concluded “that it would be improper for [the Court] to add a right to
contribution to the statutory rights that Congress created in the Equal Pay Act
and Title VII.” Id. at 98.
M.G. Oil attempts to counter the EEOC’s and TestPoint’s interpretation
of Northwest Airlines by arguing that the holding actually supports maintaining
the third-party action because claims for indemnity and contribution are
recognized under South Dakota statutes, specifically SDCL §§ 15-8-11 through
15-8-22. Docket 19 at 6-7. But here the EEOC is not asserting a claim under
state law. See Nw. Airlines, 451 U.S. at 94-95 (concluding that where Congress
failed to manifest an intent to create a right of contribution under the Equal
Pay Act and Title VII, the Court could not imply a right to contribution under
those statutes). Instead, the EEOC brings its action here only under Title I of
the ADA—a federal statute. Docket 21 at 2-3; see also Docket 2 ¶ 1 (citing the
various federal statutes that vest the court with jurisdiction).
The Eighth Circuit has not ruled directly on the issue of whether a thirdparty complaint for indemnity or contribution for a claim under the ADA is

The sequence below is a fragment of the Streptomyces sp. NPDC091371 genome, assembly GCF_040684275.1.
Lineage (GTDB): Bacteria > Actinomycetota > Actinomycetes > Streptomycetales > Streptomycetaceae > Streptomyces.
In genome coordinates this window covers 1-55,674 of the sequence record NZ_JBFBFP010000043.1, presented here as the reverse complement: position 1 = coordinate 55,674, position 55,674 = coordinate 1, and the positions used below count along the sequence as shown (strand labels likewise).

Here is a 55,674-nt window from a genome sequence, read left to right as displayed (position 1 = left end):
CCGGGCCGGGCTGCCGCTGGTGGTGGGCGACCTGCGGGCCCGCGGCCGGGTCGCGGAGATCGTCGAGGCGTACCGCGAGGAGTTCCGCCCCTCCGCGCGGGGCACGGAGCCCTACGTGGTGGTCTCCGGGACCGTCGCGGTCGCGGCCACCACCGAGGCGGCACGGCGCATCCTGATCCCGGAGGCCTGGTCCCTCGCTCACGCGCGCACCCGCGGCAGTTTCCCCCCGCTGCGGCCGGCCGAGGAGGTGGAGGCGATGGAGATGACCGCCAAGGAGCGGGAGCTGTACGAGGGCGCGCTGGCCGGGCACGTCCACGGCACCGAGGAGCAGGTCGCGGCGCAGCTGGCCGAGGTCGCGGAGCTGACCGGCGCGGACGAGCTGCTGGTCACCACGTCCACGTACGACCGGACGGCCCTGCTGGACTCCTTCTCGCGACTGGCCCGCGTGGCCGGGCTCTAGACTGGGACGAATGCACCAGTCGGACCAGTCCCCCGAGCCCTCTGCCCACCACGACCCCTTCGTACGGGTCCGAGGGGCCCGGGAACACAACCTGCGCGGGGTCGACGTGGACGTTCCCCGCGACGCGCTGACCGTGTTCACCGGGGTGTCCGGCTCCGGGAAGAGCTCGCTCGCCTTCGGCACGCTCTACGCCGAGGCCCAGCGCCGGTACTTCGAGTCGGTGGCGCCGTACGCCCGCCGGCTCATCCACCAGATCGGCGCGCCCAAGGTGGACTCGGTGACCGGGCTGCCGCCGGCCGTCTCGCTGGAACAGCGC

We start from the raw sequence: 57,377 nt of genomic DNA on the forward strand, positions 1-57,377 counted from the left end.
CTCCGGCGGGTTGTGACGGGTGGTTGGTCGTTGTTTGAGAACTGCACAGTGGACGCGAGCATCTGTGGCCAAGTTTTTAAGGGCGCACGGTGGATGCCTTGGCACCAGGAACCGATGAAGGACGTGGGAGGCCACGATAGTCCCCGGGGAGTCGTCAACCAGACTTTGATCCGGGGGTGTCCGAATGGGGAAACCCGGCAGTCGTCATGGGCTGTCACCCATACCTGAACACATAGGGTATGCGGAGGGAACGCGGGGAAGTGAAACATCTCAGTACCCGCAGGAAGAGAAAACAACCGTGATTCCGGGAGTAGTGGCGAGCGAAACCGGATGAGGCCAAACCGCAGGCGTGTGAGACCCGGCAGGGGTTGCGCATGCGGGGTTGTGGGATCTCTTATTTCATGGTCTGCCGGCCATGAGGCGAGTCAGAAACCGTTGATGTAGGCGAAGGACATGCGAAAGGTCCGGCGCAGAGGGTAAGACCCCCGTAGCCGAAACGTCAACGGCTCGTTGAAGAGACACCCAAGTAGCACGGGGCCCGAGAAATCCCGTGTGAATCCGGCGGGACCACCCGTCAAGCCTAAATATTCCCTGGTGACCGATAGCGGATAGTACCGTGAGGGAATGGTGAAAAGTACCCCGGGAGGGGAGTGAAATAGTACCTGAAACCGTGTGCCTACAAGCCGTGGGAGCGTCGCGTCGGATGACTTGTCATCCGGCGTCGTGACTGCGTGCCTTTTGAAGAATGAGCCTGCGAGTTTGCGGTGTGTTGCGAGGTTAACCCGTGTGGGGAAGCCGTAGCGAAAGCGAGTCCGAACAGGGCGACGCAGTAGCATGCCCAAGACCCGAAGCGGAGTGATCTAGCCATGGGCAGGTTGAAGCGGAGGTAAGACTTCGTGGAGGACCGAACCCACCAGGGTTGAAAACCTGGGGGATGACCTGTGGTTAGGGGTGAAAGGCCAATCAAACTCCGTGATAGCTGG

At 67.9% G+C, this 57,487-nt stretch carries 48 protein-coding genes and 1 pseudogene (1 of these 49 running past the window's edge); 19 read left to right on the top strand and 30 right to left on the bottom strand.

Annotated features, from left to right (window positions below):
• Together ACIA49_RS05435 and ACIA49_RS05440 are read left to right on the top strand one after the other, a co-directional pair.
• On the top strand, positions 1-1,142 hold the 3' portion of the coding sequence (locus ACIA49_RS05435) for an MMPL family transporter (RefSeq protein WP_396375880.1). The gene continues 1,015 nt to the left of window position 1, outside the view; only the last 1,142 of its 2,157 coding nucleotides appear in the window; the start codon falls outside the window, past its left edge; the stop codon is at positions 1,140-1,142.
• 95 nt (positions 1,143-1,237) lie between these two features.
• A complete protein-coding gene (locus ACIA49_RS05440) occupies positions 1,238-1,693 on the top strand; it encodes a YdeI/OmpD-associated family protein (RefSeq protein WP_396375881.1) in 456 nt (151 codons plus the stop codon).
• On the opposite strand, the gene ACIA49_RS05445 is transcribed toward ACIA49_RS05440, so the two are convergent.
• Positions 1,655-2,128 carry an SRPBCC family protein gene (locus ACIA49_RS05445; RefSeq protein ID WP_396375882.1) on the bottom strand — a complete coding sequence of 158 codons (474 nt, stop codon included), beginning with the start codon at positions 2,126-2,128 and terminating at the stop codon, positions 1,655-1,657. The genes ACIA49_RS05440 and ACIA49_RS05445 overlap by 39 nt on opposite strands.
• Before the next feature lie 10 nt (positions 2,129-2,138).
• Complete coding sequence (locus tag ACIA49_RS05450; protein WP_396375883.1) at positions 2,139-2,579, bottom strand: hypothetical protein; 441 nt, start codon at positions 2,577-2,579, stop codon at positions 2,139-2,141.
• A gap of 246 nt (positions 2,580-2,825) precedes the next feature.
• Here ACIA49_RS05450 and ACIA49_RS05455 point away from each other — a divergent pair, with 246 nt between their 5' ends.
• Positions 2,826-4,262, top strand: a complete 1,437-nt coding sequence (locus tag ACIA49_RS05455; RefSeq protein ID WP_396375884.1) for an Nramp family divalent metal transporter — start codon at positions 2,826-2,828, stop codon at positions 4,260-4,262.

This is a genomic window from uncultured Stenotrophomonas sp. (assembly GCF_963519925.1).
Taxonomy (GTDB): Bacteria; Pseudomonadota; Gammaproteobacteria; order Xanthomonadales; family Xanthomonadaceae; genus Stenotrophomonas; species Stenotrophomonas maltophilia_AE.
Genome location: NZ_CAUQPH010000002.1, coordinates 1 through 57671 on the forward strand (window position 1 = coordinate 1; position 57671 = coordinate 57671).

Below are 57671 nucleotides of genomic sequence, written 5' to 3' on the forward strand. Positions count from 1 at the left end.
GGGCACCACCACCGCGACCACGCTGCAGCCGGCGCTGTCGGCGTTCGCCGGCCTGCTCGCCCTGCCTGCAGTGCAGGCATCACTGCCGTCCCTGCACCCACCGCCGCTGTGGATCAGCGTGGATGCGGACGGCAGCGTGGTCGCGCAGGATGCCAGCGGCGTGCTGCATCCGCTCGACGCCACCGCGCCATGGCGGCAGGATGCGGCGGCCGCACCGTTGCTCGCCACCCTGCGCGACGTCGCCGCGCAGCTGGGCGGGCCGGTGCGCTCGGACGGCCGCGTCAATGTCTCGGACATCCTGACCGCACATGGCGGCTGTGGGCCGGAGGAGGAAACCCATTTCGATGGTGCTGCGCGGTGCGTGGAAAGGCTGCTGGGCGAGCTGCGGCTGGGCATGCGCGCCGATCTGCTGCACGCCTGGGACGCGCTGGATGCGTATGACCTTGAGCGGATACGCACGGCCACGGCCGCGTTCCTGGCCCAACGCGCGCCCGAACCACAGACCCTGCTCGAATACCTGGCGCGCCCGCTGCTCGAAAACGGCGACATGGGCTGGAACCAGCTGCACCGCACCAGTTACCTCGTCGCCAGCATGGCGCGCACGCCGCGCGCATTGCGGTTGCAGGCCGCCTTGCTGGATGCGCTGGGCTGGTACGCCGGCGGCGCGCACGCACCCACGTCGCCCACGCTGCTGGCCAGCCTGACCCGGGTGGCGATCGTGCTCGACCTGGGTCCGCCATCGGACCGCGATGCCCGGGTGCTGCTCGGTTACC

permissible. But in Travelers Casualty & Surety Co. of America v. IADA
Services., Inc., 497 F.3d 862 (8th Cir. 2007), the Eighth Circuit did address
whether a fiduciary who violated the requirements of the Employee Retirement
Income Security Act of 1974 (ERISA) could bring a related federal-law or statelaw claim for contribution against another fiduciary who allegedly had some
responsibility for the violations. Id. at 864. In concluding that such an action
was not permissible, the Travelers court observed that because “Congress
made a policy choice to exclude a remedy of contribution for breaching
fiduciaries, it would undermine the comprehensive federal scheme to permit an
action under state law for that same remedy.” Id. at 867. The Eighth Circuit
further concluded that to “recognize a state-law cause of action [such as
actions for contribution, indemnity, or restitution] that supplements the federal
scheme in these circumstances would ‘pose an obstacle to the purposes and
objectives of Congress,’ and the state common-law claims are therefore
preempted [under ERISA].” Id. at 868 (quoting Pilot Life Ins. Co. v. Dedeaux,
481 U.S. 41, 52 (1987)).
While Northwest Airlines addressed claims for contribution under
Title VII and the Equal Pay Act, it did not directly address the issue of whether
claims for indemnification are permissible. There are inherent similarities
between the two methods of transferring liability: contribution transfers partial
liability while indemnification transfer total liability. This court agrees with the
rational in Anderson v. Local Union No. 3, International Brotherhood of Electrical
Workers, 582 F. Supp. 627, 633 (S.D.N.Y. 1984), which held that “[a]lthough
the Supreme Court in Northwest Airlines addressed itself only to claims for